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Mobile health apps for systemic lupus erythematosus and lupus nephritis: a critical appraisal

Abstract

Objectives

To critically assess the quality and functionality of the available mobile apps for systemic lupus erythematosus and lupus nephritis patients.

Methods

Two reviewers independently searched the App Store and Google Play Store for eligible mobile health (mHealth) apps. Two separate searches were done: one for systemic lupus erythematosus (SLE) and the other for lupus nephritis (LN). The Mobile App Rating Scale (MARS) was used to rate the quality of all selected apps.

Results

From the systemic lupus erythematosus screening, our search yielded 841 apps. Within these 841 apps, 17 of them were ultimately included. From the lupus nephritis screening, our search returned 1152 apps. Of the 1152 apps, 2 were ultimately included. Our search strategy included apps specifically designed for patients with SLE and LN. The MARS average of all the systemic lupus erythematosus apps was 2.7 out of 5. The MARS average of the two lupus nephritis apps was 2.6 out of 5.

Conclusion

Mobile health apps can serve as an effective tool for telehealth, engaging patients in self-care and for increasing the quality of life of lupus patients. While several mobile health technologies exist for patients with SLE and LN, there is still a significant need for app quality improvement and expanding the comprehensiveness of offered functions.

Background

Systemic lupus erythematosus (SLE) is a chronic disorder in which the body’s immune system attacks its own tissues, causing widespread inflammation. SLE affects at least 1.5 million individuals in the USA, with 16,000 new cases recorded each year [1]. Lupus nephritis (LN) is a complication of SLE with manifestations such as kidney inflammation and eventual renal failure [2]. Approximately 40% of adults and 50–80% of adolescents with systemic lupus erythematosus will develop lupus nephritis, as early as a year within diagnosis [2,3,4]. Conventional treatment for LN includes high-dose corticosteroids and immunosuppressive agents [5, 6]. While pharmacologic treatments have increased patient survival overall, drug therapies are associated with a wide range of adverse effects, and corticosteroids have caused significant treatment-associated toxicity [5, 6]. In recent years, both patient progress and immunosuppressive treatment for LN have stagnated. At 12 months, short-term complete renal response rates are 10–40%, long-term outcomes have not adequately improved, and end-stage kidney disease may develop in 10–30% of individuals with LN [5, 6]. In addition, one of the most common causes of treatment failure is non-adherence to pharmaceutical therapy [7].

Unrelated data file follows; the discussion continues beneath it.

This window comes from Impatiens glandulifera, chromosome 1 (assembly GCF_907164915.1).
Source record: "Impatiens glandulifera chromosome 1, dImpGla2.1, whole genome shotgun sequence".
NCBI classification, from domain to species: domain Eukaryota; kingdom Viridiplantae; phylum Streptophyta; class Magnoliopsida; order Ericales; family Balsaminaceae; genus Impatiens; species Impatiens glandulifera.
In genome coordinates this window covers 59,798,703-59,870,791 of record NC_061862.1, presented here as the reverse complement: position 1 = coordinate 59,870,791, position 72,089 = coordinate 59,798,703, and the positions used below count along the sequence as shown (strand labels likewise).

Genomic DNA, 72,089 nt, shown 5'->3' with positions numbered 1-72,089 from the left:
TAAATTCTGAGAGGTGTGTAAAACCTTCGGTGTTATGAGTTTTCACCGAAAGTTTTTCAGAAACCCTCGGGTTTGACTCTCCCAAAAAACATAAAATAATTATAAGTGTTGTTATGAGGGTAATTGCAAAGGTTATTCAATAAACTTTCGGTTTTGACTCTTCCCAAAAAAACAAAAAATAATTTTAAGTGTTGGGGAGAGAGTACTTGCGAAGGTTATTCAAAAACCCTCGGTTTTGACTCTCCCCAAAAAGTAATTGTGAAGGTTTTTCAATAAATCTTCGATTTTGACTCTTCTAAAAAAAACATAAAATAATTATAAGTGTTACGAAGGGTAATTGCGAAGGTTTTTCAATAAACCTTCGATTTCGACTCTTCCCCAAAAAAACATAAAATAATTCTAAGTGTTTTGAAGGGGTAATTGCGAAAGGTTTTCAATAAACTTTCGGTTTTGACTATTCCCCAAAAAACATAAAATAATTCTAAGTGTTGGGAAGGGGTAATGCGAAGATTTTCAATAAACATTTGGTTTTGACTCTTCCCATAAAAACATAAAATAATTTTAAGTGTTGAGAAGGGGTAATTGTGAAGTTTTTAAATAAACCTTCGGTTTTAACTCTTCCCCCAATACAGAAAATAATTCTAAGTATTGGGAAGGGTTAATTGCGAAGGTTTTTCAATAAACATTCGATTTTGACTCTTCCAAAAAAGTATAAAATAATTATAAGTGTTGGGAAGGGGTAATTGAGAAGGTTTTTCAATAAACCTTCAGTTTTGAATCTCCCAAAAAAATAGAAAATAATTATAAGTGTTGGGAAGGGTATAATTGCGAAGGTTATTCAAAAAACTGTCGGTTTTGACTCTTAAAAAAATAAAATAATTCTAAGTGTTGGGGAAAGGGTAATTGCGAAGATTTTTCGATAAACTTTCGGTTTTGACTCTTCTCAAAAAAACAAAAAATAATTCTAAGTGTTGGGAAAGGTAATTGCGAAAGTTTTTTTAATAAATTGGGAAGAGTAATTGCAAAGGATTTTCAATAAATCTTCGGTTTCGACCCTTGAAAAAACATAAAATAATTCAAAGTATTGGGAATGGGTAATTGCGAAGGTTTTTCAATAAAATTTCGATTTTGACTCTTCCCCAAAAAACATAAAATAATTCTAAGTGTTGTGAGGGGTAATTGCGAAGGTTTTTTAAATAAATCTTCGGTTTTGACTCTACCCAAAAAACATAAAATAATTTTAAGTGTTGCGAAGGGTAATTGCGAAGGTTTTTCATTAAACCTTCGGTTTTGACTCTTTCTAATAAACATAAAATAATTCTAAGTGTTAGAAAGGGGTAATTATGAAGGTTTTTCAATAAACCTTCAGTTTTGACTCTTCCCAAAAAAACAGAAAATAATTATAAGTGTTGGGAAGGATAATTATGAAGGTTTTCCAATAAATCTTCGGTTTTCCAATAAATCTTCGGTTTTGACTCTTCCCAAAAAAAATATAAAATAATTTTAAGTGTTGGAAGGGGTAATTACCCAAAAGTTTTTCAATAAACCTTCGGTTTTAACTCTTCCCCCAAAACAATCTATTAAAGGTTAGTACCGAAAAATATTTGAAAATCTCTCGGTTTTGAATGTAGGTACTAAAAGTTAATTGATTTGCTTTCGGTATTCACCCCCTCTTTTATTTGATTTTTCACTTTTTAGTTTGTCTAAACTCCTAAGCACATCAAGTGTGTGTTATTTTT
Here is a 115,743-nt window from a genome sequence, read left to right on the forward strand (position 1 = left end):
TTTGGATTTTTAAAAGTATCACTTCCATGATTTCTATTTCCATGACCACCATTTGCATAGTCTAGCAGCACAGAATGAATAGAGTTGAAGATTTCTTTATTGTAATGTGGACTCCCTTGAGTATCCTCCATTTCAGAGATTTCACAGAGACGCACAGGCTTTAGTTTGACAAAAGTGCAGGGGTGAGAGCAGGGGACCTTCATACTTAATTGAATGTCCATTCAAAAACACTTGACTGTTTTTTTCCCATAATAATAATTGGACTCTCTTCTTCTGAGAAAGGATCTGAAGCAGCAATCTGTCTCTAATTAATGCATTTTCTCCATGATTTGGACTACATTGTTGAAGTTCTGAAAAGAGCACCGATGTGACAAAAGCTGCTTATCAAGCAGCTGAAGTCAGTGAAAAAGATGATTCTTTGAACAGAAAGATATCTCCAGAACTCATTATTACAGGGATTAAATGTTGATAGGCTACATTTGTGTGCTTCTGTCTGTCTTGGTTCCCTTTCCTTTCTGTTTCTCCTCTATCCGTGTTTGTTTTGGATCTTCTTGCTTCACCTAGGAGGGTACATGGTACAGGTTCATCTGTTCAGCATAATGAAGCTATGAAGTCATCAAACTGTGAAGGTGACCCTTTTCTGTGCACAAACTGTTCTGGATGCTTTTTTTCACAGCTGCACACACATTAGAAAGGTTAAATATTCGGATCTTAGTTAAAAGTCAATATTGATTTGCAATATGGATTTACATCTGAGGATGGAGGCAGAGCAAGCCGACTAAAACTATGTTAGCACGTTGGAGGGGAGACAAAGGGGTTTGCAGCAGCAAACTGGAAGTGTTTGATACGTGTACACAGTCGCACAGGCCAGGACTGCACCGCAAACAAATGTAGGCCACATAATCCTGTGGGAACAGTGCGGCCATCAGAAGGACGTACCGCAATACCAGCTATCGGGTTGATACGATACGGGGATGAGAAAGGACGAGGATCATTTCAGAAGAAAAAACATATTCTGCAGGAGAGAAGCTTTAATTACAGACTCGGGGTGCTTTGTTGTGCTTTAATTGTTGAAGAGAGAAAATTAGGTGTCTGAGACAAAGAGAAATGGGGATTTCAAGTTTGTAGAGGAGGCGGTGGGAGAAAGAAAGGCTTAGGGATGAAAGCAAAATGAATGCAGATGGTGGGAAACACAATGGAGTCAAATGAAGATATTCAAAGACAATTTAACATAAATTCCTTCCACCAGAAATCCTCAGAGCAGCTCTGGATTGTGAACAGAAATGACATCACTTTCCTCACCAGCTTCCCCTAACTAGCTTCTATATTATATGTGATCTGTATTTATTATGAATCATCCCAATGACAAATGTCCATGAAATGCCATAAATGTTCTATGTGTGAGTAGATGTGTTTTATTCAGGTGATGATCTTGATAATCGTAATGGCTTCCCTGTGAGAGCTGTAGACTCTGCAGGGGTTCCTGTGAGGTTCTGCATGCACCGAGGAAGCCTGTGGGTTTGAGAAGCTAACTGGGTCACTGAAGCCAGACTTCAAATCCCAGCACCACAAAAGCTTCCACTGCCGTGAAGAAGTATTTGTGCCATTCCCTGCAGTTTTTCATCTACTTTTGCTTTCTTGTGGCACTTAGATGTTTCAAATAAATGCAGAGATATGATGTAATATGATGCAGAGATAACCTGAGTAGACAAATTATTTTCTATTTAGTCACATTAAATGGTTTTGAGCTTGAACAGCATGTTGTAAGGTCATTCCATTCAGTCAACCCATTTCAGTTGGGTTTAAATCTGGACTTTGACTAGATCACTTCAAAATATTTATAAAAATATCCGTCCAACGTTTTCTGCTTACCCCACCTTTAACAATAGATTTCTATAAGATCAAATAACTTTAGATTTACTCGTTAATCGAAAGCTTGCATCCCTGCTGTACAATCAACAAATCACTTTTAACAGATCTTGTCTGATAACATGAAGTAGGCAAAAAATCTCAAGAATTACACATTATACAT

SLE and consequently LN have a significant impact on a patient’s quality of life, which is heavily influenced by the psychosocial components of the disease [8]. Though pharmacologic treatments address the clinical manifestations of LN, alternative therapies are needed to address the psychological symptoms such as cognitive difficulties, depression, and fatigue. Over the past decade, there has also been a growing interest in non-pharmacologic therapies as supplementary treatment options for LN patients. Psychological interventions such as psychotherapies have shown to be beneficial as adjuncts to traditional medical treatment in LN patients for improvement in fatigue, depression, pain, and quality of life [9].